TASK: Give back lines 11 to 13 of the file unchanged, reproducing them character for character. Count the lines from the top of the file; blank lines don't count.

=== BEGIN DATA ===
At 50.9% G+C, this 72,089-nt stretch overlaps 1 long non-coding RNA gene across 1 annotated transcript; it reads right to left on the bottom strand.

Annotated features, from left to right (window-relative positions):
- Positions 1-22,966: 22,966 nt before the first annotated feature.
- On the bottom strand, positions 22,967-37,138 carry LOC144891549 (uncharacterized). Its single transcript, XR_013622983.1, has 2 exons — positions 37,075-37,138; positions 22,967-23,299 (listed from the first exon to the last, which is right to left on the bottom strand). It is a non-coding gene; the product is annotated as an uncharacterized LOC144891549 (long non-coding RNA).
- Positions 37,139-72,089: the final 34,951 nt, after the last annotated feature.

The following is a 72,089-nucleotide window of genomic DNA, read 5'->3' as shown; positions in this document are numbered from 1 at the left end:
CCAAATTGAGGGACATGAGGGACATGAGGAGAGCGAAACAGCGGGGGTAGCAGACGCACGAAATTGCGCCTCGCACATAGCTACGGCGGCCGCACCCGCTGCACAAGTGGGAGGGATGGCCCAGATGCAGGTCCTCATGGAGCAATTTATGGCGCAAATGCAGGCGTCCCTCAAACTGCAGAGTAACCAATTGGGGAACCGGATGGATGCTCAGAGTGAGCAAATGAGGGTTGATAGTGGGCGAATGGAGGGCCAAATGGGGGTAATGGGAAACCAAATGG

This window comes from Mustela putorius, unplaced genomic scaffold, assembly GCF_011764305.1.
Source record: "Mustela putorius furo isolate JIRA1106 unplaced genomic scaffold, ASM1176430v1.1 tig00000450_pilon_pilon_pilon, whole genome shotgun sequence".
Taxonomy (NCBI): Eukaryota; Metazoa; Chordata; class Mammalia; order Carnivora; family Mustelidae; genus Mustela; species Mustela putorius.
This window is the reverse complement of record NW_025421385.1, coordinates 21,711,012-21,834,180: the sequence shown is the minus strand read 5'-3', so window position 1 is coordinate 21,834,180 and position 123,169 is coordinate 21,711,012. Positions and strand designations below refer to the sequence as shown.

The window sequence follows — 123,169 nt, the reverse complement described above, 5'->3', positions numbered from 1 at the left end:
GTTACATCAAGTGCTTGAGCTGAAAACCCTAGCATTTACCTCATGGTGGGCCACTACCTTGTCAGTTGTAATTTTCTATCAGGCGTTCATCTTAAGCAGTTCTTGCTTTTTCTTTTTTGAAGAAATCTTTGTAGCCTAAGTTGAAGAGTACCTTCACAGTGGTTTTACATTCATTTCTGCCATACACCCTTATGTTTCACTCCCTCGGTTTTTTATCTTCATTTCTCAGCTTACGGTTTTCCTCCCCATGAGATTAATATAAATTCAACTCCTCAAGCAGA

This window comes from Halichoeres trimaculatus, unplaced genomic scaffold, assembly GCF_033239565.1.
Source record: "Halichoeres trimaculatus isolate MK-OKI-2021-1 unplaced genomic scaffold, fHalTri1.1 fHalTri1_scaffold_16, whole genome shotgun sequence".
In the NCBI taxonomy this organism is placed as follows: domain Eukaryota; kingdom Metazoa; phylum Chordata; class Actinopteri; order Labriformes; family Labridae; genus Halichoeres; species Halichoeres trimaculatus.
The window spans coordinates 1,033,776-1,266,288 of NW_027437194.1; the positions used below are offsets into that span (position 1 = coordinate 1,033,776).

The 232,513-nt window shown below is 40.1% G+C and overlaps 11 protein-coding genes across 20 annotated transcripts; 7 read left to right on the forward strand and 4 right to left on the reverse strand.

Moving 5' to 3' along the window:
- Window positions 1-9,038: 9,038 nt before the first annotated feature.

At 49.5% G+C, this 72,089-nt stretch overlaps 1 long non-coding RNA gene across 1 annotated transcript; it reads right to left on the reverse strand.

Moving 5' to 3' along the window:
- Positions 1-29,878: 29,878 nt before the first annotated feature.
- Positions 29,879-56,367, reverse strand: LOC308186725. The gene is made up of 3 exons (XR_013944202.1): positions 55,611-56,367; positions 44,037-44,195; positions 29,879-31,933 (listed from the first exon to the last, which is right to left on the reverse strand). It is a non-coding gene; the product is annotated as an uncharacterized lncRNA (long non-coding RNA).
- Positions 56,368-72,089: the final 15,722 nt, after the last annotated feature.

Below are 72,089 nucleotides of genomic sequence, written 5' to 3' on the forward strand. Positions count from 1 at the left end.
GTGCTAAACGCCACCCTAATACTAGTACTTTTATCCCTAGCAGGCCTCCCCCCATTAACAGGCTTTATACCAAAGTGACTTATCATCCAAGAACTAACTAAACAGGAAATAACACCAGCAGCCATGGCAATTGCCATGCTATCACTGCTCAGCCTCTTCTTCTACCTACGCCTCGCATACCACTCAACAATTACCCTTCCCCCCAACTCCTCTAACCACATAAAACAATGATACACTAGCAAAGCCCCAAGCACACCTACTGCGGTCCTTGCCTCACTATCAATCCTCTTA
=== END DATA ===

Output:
This window is the reverse complement of record NW_025421385.1, coordinates 21,711,012-21,834,180: the sequence shown is the minus strand read 5'-3', so window position 1 is coordinate 21,834,180 and position 123,169 is coordinate 21,711,012. Positions and strand designations below refer to the sequence as shown.

The window sequence follows — 123,169 nt, the reverse complement described above, 5'->3', positions numbered from 1 at the left end:
GTTACATCAAGTGCTTGAGCTGAAAACCCTAGCATTTACCTCATGGTGGGCCACTACCTTGTCAGTTGTAATTTTCTATCAGGCGTTCATCTTAAGCAGTTCTTGCTTTTTCTTTTTTGAAGAAATCTTTGTAGCCTAAGTTGAAGAGTACCTTCACAGTGGTTTTACATTCATTTCTGCCATACACCCTTATGTTTCACTCCCTCGGTTTTTTATCTTCATTTCTCAGCTTACGGTTTTCCTCCCCATGAGATTAATATAAATTCAACTCCTCAAGCAGA